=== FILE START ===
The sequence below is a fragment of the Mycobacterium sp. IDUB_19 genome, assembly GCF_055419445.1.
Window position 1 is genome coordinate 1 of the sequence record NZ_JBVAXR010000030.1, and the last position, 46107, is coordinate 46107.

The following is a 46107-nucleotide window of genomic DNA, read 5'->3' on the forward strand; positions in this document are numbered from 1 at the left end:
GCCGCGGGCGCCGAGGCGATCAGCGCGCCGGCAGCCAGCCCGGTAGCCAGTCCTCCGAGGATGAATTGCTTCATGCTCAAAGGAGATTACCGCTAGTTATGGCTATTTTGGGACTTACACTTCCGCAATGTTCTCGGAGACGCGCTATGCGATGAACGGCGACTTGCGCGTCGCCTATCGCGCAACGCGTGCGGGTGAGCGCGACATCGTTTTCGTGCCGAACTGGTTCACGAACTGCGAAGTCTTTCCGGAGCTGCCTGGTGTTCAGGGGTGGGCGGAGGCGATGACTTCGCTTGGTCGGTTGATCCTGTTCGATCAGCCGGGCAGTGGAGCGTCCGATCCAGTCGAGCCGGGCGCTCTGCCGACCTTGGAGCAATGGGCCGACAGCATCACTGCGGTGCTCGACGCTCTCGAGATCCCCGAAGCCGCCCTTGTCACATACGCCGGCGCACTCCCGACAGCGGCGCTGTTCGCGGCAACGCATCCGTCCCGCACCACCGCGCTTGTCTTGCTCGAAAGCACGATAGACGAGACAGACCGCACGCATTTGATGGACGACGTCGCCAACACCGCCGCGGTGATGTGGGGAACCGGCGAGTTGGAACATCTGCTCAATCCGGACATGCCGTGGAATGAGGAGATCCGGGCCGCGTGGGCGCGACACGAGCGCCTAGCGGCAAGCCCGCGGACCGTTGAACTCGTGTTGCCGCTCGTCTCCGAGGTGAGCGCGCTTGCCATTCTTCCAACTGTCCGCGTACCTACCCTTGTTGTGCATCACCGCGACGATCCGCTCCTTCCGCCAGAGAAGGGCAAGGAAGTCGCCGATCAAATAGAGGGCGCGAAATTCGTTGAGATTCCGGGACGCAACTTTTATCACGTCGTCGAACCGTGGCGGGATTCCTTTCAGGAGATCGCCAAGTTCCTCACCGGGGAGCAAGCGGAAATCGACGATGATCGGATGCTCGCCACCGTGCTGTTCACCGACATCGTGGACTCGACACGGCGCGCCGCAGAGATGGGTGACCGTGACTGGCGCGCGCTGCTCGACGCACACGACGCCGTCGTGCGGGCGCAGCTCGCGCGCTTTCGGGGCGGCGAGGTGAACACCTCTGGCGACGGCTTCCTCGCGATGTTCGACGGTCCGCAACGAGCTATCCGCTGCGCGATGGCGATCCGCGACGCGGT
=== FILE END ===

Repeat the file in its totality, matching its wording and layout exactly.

The sequence below is a fragment of the Mycobacterium sp. IDUB_19 genome, assembly GCF_055419445.1.
Window position 1 is genome coordinate 1 of the sequence record NZ_JBVAXR010000030.1, and the last position, 46107, is coordinate 46107.

The following is a 46107-nucleotide window of genomic DNA, read 5'->3' on the forward strand; positions in this document are numbered from 1 at the left end:
GCCGCGGGCGCCGAGGCGATCAGCGCGCCGGCAGCCAGCCCGGTAGCCAGTCCTCCGAGGATGAATTGCTTCATGCTCAAAGGAGATTACCGCTAGTTATGGCTATTTTGGGACTTACACTTCCGCAATGTTCTCGGAGACGCGCTATGCGATGAACGGCGACTTGCGCGTCGCCTATCGCGCAACGCGTGCGGGTGAGCGCGACATCGTTTTCGTGCCGAACTGGTTCACGAACTGCGAAGTCTTTCCGGAGCTGCCTGGTGTTCAGGGGTGGGCGGAGGCGATGACTTCGCTTGGTCGGTTGATCCTGTTCGATCAGCCGGGCAGTGGAGCGTCCGATCCAGTCGAGCCGGGCGCTCTGCCGACCTTGGAGCAATGGGCCGACAGCATCACTGCGGTGCTCGACGCTCTCGAGATCCCCGAAGCCGCCCTTGTCACATACGCCGGCGCACTCCCGACAGCGGCGCTGTTCGCGGCAACGCATCCGTCCCGCACCACCGCGCTTGTCTTGCTCGAAAGCACGATAGACGAGACAGACCGCACGCATTTGATGGACGACGTCGCCAACACCGCCGCGGTGATGTGGGGAACCGGCGAGTTGGAACATCTGCTCAATCCGGACATGCCGTGGAATGAGGAGATCCGGGCCGCGTGGGCGCGACACGAGCGCCTAGCGGCAAGCCCGCGGACCGTTGAACTCGTGTTGCCGCTCGTCTCCGAGGTGAGCGCGCTTGCCATTCTTCCAACTGTCCGCGTACCTACCCTTGTTGTGCATCACCGCGACGATCCGCTCCTTCCGCCAGAGAAGGGCAAGGAAGTCGCCGATCAAATAGAGGGCGCGAAATTCGTTGAGATTCCGGGACGCAACTTTTATCACGTCGTCGAACCGTGGCGGGATTCCTTTCAGGAGATCGCCAAGTTCCTCACCGGGGAGCAAGCGGAAATCGACGATGATCGGATGCTCGCCACCGTGCTGTTCACCGACATCGTGGACTCGACACGGCGCGCCGCAGAGATGGGTGACCGTGACTGGCGCGCGCTGCTCGACGCACACGACGCCGTCGTGCGGGCGCAGCTCGCGCGCTTTCGGGGCGGCGAGGTGAACACCTCTGGCGACGGCTTCCTCGCGATGTTCGACGGTCCGCAACGAGCTATCCGCTGCGCGATGGCGATCCGCGACGCGGT